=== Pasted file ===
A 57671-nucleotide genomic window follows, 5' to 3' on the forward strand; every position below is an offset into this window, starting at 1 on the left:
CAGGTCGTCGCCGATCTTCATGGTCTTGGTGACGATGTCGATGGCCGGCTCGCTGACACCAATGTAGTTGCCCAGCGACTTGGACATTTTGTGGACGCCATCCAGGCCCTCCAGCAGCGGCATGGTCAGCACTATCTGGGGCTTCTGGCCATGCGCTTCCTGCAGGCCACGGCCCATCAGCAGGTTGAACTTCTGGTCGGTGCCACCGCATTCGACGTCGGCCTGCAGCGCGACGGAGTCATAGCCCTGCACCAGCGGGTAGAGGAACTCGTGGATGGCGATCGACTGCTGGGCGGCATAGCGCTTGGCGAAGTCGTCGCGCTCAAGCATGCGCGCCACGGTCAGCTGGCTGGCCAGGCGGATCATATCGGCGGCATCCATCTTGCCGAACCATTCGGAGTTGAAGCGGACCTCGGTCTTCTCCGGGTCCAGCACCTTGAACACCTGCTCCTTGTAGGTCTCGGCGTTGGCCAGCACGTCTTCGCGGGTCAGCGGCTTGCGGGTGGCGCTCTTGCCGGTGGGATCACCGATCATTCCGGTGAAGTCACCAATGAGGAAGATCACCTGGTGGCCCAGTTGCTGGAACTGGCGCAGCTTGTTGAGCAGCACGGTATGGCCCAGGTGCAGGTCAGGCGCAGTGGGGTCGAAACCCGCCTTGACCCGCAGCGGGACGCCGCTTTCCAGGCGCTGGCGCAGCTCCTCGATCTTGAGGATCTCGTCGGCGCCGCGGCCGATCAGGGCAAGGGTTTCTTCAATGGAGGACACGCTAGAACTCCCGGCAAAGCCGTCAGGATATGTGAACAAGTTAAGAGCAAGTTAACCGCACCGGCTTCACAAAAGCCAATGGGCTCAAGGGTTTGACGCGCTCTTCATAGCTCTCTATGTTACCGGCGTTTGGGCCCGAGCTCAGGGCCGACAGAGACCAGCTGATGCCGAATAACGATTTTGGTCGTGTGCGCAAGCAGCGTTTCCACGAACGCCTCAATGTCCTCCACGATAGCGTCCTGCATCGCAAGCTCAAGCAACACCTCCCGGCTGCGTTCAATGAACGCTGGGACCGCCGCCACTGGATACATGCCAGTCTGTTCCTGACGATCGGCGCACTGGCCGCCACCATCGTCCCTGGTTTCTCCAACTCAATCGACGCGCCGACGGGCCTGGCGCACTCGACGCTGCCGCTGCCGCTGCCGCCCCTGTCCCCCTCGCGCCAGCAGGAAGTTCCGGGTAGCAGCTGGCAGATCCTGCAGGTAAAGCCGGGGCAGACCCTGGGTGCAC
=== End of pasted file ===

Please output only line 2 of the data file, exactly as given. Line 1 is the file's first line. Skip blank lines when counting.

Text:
CAGGTCGTCGCCGATCTTCATGGTCTTGGTGACGATGTCGATGGCCGGCTCGCTGACACCAATGTAGTTGCCCAGCGACTTGGACATTTTGTGGACGCCATCCAGGCCCTCCAGCAGCGGCATGGTCAGCACTATCTGGGGCTTCTGGCCATGCGCTTCCTGCAGGCCACGGCCCATCAGCAGGTTGAACTTCTGGTCGGTGCCACCGCATTCGACGTCGGCCTGCAGCGCGACGGAGTCATAGCCCTGCACCAGCGGGTAGAGGAACTCGTGGATGGCGATCGACTGCTGGGCGGCATAGCGCTTGGCGAAGTCGTCGCGCTCAAGCATGCGCGCCACGGTCAGCTGGCTGGCCAGGCGGATCATATCGGCGGCATCCATCTTGCCGAACCATTCGGAGTTGAAGCGGACCTCGGTCTTCTCCGGGTCCAGCACCTTGAACACCTGCTCCTTGTAGGTCTCGGCGTTGGCCAGCACGTCTTCGCGGGTCAGCGGCTTGCGGGTGGCGCTCTTGCCGGTGGGATCACCGATCATTCCGGTGAAGTCACCAATGAGGAAGATCACCTGGTGGCCCAGTTGCTGGAACTGGCGCAGCTTGTTGAGCAGCACGGTATGGCCCAGGTGCAGGTCAGGCGCAGTGGGGTCGAAACCCGCCTTGACCCGCAGCGGGACGCCGCTTTCCAGGCGCTGGCGCAGCTCCTCGATCTTGAGGATCTCGTCGGCGCCGCGGCCGATCAGGGCAAGGGTTTCTTCAATGGAGGACACGCTAGAACTCCCGGCAAAGCCGTCAGGATATGTGAACAAGTTAAGAGCAAGTTAACCGCACCGGCTTCACAAAAGCCAATGGGCTCAAGGGTTTGACGCGCTCTTCATAGCTCTCTATGTTACCGGCGTTTGGGCCCGAGCTCAGGGCCGACAGAGACCAGCTGATGCCGAATAACGATTTTGGTCGTGTGCGCAAGCAGCGTTTCCACGAACGCCTCAATGTCCTCCACGATAGCGTCCTGCATCGCAAGCTCAAGCAACACCTCCCGGCTGCGTTCAATGAACGCTGGGACCGCCGCCACTGGATACATGCCAGTCTGTTCCTGACGATCGGCGCACTGGCCGCCACCATCGTCCCTGGTTTCTCCAACTCAATCGACGCGCCGACGGGCCTGGCGCACTCGACGCTGCCGCTGCCGCTGCCGCCCCTGTCCCCCTCGCGCCAGCAGGAAGTTCCGGGTAGCAGCTGGCAGATCCTGCAGGTAAAGCCGGGGCAGACCCTGGGTGCAC